PRODUCT REVIEW

Spycatcher Deadly to Spyware – But Watch Out

The recent release of Tenebril’s SpyCatcher 3.5 packs several high-powered features. Its sophisticated detection engine requires less memory to scan a computer and its components, resulting in scans up to 300 percent faster than earlier versions and most competitive products.

SpyCatcher brings more intrusion-fighting features to consumers and enterprise customers than are found in other anti-spyware products. It eliminates spyware, adware, trojans and other malicious software.

While most, if not all, other anti-spyware software finds and removes intrusive programs while they are active, when you reboot the computer, the newest pesky critter codes resurrect themselves from deep within the Windows Registry, hidden folders, and already-deleted files.

Spyware Reinstallation Prevented

Also, when you visit the same Internet havens for secret spyware infections, the removed spyware easily reinfests your computer. This makes spyware chasing an ever-present maintenance task.

Not so with SpyCatcher 3.5. It goes one big step further. It prevents spyware from re-installing.

SpyCatcher also adds other new features that provide further protection. These include Anti-Phishing Capability, Parachute recovery Feature, and Host File Analyzer.

But use it carefully, because it packs a big punch against some files it deems suspicious.

SpyCatcher’s Protector feature warns users when an illegitimate Web page is phishing, or posing as a bank or other official source in order to steal information. This patent-pending method compares the content of a Web page visited to the content of the real Web page.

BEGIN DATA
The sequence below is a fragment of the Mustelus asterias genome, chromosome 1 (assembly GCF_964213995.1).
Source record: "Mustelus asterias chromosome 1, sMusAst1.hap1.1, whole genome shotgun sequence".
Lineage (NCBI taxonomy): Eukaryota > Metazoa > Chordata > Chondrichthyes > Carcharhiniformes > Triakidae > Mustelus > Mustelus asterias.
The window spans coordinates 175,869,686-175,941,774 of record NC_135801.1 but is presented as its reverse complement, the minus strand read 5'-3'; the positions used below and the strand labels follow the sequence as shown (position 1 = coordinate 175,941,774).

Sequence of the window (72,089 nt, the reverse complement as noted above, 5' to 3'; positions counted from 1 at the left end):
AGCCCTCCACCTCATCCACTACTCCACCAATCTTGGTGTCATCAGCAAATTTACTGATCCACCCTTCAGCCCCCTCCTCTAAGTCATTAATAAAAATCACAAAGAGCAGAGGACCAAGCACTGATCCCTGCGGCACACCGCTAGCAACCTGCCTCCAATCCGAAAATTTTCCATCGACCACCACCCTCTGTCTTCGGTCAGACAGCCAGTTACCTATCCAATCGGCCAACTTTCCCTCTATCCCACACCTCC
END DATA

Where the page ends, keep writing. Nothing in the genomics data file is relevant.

Identity theft works largely because consumers are duped through phishing into clicking an innocent-looking link to a friendly Web site. The real URL, however, is cleverly concealed so the computer user ends up at a fake Web site that captures innocently entered personal data.

Spycatcher provides an instant warning if the contents of the Web page match even approximately, yet the proper domain name is not indicated. This makes consumers practically fool-proof safe from being tricked into giving up bank account numbers and passwords.

Parachute Safety

One of the most notorious tricks built into some spyware is the ability to activate itself from the moment that the Windows operating system starts up. The Parachute Feature defeats this stealth attack.

SpyCatcher runs ahead of the computer’s boot routine. If it detects spyware loading at startup, the Parachute component boots the computer in Safe Mode, deletes the spyware, then restarts the computer.

What makes this feature even more innovative is the notification system. SpyCatcher immediately issues an alert so the user can tell which sites are generating the illicit activity.

To ensure changes can be undone if desired, the software tracks changes in a work history log.

SpyCatcher 3.5 monitors every part of the user’s PC, including memory, registry, network drives, hard disks and removable or optical drives, ensuring complete protection.

Hijackers Nixed

Another area of concern is that computers maintain a host file to tell Internet Explorer and other browsers where to look when instructed to visit a Web site. Spyware writers can cleverly redirect the computer’s attention while rogue programs rewrite the entries.